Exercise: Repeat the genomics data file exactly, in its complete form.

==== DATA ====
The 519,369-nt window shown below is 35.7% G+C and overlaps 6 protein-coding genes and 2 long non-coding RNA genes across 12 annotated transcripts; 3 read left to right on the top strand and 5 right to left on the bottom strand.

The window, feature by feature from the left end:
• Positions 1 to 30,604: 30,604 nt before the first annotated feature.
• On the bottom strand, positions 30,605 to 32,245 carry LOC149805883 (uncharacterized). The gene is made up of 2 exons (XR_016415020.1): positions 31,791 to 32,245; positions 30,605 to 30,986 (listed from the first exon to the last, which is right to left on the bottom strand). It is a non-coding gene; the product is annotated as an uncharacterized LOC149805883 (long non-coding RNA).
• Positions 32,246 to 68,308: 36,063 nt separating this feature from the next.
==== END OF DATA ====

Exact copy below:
The 519,369-nt window shown below is 35.7% G+C and overlaps 6 protein-coding genes and 2 long non-coding RNA genes across 12 annotated transcripts; 3 read left to right on the top strand and 5 right to left on the bottom strand.

The window, feature by feature from the left end:
• Positions 1 to 30,604: 30,604 nt before the first annotated feature.
• On the bottom strand, positions 30,605 to 32,245 carry LOC149805883 (uncharacterized). The gene is made up of 2 exons (XR_016415020.1): positions 31,791 to 32,245; positions 30,605 to 30,986 (listed from the first exon to the last, which is right to left on the bottom strand). It is a non-coding gene; the product is annotated as an uncharacterized LOC149805883 (long non-coding RNA).
• Positions 32,246 to 68,308: 36,063 nt separating this feature from the next.